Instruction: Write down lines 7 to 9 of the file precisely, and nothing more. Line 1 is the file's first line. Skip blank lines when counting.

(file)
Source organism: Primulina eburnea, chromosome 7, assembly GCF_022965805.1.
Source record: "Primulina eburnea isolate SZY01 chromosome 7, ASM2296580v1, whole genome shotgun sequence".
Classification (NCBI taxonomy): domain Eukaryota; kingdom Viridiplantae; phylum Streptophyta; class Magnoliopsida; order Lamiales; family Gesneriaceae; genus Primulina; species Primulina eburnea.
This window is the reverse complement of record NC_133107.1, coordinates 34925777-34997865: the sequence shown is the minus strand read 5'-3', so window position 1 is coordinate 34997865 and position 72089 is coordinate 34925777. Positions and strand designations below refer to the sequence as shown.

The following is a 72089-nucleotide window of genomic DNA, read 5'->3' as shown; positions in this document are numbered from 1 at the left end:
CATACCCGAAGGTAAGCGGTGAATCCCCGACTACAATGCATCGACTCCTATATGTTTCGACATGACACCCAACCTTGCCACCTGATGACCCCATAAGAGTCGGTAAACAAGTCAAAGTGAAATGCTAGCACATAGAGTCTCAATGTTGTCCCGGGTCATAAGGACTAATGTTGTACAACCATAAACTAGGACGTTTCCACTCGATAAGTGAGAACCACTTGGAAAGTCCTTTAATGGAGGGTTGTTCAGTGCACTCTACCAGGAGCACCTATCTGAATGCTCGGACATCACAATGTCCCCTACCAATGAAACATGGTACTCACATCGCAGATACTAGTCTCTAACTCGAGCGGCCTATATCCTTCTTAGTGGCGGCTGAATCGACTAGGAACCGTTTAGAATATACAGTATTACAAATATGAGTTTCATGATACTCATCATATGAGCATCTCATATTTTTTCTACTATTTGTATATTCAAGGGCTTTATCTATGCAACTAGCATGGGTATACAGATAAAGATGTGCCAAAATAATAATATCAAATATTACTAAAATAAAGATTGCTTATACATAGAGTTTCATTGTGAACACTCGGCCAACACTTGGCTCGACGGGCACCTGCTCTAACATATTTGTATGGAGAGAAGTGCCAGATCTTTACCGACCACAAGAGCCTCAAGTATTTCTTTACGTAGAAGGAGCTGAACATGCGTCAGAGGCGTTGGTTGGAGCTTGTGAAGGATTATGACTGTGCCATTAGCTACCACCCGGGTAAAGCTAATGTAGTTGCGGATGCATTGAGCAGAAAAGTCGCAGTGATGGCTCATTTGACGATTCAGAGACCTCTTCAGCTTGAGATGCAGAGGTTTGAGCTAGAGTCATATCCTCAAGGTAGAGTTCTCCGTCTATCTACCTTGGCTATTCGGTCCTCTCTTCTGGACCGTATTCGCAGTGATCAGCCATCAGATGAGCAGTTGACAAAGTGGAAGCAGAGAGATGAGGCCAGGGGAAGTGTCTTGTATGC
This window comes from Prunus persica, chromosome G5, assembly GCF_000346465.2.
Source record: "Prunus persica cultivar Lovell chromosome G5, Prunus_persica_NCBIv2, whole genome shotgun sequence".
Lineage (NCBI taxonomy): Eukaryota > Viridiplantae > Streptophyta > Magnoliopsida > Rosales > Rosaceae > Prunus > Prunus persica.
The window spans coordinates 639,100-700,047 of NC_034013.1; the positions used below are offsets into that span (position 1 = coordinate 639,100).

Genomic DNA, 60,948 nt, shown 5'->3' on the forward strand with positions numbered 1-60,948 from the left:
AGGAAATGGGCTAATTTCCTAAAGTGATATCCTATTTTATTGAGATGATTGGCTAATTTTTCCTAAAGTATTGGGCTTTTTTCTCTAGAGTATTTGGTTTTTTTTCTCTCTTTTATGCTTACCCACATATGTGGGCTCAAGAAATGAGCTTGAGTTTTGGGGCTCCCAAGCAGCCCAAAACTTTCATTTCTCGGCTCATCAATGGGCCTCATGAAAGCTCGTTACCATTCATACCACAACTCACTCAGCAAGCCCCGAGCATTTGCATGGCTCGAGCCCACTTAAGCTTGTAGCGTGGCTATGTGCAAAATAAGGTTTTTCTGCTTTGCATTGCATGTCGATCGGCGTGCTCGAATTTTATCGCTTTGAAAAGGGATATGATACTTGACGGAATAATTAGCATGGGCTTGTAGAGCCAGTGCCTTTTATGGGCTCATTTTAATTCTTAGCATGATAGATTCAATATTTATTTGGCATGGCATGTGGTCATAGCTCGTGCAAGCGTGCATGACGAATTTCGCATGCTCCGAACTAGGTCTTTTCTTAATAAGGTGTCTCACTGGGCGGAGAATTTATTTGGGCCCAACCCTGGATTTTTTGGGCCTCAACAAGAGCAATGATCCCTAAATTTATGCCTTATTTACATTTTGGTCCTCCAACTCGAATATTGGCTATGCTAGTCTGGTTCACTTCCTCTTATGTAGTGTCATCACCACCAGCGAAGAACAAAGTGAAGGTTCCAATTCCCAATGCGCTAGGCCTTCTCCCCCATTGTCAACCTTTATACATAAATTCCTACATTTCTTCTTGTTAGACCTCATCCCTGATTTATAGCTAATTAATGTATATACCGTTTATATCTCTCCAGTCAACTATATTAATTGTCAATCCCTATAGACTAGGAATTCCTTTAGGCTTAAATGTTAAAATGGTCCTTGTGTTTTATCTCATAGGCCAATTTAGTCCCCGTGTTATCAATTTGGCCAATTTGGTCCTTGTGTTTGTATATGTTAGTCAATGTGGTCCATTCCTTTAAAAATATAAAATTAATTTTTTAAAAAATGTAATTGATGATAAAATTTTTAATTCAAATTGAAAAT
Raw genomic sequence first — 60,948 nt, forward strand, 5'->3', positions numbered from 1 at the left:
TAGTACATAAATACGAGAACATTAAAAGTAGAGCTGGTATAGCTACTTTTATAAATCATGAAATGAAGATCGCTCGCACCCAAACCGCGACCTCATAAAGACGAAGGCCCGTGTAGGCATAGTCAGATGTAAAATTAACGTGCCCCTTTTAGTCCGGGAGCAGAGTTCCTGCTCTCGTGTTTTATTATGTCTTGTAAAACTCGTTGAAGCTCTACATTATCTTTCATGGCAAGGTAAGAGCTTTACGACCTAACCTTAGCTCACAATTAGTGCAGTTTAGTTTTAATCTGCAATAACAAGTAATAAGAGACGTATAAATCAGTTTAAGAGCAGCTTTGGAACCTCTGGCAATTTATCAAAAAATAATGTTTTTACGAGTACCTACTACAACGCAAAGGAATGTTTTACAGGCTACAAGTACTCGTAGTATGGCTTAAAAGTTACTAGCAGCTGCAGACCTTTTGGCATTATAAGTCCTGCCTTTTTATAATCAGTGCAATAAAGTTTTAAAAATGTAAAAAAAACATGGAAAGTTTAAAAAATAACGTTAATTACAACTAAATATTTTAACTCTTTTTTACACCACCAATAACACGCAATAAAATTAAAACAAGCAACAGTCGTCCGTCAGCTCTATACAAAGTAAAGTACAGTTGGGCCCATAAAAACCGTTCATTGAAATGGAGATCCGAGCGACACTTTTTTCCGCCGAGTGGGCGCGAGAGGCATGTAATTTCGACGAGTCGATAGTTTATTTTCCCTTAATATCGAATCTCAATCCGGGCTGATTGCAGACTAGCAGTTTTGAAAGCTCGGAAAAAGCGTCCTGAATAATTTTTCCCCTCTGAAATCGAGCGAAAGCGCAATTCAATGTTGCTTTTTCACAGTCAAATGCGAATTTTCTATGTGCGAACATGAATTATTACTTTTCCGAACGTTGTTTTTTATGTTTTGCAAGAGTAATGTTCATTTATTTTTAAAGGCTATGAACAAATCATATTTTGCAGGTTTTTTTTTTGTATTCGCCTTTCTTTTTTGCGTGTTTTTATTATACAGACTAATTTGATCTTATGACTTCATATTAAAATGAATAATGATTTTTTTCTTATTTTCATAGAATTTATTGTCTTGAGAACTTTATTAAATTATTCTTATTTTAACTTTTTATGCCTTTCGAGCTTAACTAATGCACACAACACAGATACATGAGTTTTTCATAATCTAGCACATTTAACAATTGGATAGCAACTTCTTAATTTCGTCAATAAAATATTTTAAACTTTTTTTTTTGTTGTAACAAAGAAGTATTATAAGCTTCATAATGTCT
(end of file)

This window comes from Prunus persica, chromosome G5, assembly GCF_000346465.2.
Source record: "Prunus persica cultivar Lovell chromosome G5, Prunus_persica_NCBIv2, whole genome shotgun sequence".
Lineage (NCBI taxonomy): Eukaryota > Viridiplantae > Streptophyta > Magnoliopsida > Rosales > Rosaceae > Prunus > Prunus persica.